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Continued criticisms of p2p lending

A slew of articles criticizing the emerging p2p lending industry appeared this week, beginning with Mark Gimein's post at Slate's the Big Money, "You are Unlikely to Prosper". Felix Salmon soon after wrote "The Problem With Peer to Peer Lending" and then Techdirt followed with "Person to Person Lending Not Saving the Economy...Actually Looking Really, Really Bad".

The message of all of this coverage? That p2p lending is riskier than advertised, most lenders have lost money, adverse selection abounds, and really the whole venture is a failed innovation in finance. As usual in articles about p2p lending, the comments are full of testimonials from lenders about their terrible losses on Prosper.com and how p2p borrowers tend to be deadbeats.

If we were back in 2008, these criticisms would all be noteworthy. Prosper undeniably made terrible, risky gambles, produced misleading advertising, and failed to adequately screen borrowers in the early years. Investors are still reeling from those mistakes (see Fred93 who dropped $800K into the site), but why are we still focusing on earliest years and the losses incurred during the height of the credit crunch? This seemed like old news back in April.

By contrast, Lending Club (scarcely mentioned in these articles) launched with SEC approval, institutes stringent borrower requirements, and has a happy lender community (no hate blogs that I've found yet). Gartner predicts that p2p lending will increase by 66% over the next three years. It's 2010. Let's look forward and let the new crop of p2p lending companies learn from Prosper's early mistakes and do better.

Note: The best discussion forum to get a sense of p2p lender frustration is prospers.org.

Flickr credit: amalthy

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Reader Comments (2)

Um, did you notice that by checking ericscc.com you can see that Fred93 is actually in the black, with a return of 3+%?? Also, I just checked out the community you referenced. From what I can tell they consist of lenders who haven't bid on loans since 2007. Is it relevant to have 2007 customers providing reviews for a product today? I also noticed that these are the customers that are quoted in the big money story. I read Prosper's rebuttal on their blog and agree that it's quite odd that these are the only customers quoted and they're quoted anonymously. A bit too convenient for the writer trying to make his case. Also, I respect that your a Lending Club fan - I am too as well as one of Prosper's - but I didn't digest the big money story to mean stay away from just Prosper, it shouted stay away from peer-to-peer lending all together. In other words, I don't think any of the companies went unscathed, which is too bad.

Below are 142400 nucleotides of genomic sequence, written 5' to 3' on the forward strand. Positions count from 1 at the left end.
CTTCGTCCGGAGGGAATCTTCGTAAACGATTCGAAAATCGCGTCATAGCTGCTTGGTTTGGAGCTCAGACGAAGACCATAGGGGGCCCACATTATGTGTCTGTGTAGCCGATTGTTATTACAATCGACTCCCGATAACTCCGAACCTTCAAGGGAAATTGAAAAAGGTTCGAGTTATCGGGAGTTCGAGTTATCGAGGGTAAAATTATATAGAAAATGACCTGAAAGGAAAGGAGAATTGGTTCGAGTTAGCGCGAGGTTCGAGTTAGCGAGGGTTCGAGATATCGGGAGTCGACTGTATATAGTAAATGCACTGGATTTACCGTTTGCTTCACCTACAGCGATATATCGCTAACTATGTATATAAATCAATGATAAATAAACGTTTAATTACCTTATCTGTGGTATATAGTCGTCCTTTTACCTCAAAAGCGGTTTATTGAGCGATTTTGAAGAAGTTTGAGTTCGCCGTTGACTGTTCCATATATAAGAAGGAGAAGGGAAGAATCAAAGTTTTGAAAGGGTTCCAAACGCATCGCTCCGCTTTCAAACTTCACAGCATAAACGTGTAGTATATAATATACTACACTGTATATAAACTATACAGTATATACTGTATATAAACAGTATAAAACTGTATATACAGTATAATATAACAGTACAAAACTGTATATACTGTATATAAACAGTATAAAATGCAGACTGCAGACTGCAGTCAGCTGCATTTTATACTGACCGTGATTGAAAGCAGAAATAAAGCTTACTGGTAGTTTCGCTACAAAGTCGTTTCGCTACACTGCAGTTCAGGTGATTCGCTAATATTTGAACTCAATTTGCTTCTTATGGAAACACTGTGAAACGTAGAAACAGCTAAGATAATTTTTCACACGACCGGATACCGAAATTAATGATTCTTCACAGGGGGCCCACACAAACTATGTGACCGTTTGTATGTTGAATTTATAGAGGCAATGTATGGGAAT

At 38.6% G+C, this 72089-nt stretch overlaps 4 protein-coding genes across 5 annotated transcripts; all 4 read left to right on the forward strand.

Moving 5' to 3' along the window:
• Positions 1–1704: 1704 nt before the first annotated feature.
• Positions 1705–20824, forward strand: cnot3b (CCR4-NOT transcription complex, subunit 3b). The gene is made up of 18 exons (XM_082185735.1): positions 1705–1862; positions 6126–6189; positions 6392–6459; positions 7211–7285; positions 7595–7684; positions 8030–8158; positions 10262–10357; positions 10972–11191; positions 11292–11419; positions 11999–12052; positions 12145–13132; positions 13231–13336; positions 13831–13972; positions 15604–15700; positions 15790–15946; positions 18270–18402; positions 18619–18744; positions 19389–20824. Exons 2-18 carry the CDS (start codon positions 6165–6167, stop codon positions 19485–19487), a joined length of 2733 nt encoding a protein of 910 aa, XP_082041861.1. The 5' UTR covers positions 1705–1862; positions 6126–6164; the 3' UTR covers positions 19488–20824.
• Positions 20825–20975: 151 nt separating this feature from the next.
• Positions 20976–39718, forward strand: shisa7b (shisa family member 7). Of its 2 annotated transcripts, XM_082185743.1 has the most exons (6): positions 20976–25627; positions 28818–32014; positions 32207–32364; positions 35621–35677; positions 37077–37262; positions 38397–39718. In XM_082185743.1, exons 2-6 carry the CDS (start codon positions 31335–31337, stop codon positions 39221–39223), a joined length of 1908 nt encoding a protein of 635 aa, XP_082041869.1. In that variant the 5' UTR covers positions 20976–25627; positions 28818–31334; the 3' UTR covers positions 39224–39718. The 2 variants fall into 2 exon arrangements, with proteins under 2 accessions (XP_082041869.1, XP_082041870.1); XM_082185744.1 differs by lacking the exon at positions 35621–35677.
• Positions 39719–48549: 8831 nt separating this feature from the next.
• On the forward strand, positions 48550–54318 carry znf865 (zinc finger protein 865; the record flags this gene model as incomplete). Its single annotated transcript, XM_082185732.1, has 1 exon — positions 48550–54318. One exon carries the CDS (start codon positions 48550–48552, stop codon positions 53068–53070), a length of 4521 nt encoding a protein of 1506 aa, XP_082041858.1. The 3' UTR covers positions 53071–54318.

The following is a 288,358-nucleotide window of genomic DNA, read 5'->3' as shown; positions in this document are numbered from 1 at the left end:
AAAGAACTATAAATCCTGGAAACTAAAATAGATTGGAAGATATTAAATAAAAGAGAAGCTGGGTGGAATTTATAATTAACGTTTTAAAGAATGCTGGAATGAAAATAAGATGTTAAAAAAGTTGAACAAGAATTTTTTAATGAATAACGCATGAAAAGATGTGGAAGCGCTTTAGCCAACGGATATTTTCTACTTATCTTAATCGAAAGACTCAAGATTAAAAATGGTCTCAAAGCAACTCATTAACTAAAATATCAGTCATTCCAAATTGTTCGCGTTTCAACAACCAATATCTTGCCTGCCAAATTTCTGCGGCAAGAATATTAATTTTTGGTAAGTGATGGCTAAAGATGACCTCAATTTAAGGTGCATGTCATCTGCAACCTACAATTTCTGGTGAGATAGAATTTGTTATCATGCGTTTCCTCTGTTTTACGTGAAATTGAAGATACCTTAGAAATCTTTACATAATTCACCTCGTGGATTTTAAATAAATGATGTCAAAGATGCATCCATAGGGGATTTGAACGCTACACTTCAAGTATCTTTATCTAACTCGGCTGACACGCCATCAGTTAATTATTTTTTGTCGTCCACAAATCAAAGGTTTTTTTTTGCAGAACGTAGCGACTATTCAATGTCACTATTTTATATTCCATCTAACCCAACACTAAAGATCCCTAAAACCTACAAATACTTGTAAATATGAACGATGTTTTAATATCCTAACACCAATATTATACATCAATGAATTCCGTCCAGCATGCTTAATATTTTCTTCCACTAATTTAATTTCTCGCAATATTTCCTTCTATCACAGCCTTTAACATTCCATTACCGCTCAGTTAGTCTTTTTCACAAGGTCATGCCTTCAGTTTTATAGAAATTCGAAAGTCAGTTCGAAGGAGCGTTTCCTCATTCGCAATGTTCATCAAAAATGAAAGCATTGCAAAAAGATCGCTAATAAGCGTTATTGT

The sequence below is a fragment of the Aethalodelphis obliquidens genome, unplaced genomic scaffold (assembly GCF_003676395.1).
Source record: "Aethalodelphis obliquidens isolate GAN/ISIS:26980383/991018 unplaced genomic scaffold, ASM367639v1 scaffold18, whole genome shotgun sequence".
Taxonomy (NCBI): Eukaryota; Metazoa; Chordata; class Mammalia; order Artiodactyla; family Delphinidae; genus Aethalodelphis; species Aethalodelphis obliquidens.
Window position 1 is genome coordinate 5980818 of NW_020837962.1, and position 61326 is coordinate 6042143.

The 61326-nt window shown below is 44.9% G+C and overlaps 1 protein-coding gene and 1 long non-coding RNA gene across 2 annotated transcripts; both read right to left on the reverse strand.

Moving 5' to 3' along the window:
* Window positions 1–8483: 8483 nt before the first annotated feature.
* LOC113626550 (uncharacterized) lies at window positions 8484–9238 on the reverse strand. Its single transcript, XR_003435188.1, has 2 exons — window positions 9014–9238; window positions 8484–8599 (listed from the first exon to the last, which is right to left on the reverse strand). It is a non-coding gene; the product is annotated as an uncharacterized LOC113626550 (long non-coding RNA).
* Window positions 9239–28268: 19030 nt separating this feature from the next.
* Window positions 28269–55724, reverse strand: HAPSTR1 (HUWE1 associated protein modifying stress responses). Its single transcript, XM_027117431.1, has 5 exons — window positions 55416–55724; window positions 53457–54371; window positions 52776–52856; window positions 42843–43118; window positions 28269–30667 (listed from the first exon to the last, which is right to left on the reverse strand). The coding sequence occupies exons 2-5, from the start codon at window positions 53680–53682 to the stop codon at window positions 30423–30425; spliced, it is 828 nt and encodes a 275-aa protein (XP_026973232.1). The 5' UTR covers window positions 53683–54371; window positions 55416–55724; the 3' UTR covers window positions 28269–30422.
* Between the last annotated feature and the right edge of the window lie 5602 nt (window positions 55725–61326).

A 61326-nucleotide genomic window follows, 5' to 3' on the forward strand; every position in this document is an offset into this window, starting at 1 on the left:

January 22, 2010 | Unregistered CommenterJackson T.

@Jackson T: Fred93 still poured $800k into the site and often chronicles his extreme frustration with defaults. That is why I mentioned the prospers.org site as well because it gives a "sense of p2p lender frustration" as I wrote, not because it is the best source for current news on p2p lending. I agree that the anonymous customer model as testimonial is not fair or effective. I also agree with your final sentiment, that the implication of the Big Money article and others is that p2p lending is to be avoided altogether, which is unfair. That's why I wrote that this criticism was all a bit outdated and we should be embracing the newer and better incarnations, such as LC.

January 22, 2010 | Registered CommenterMelody
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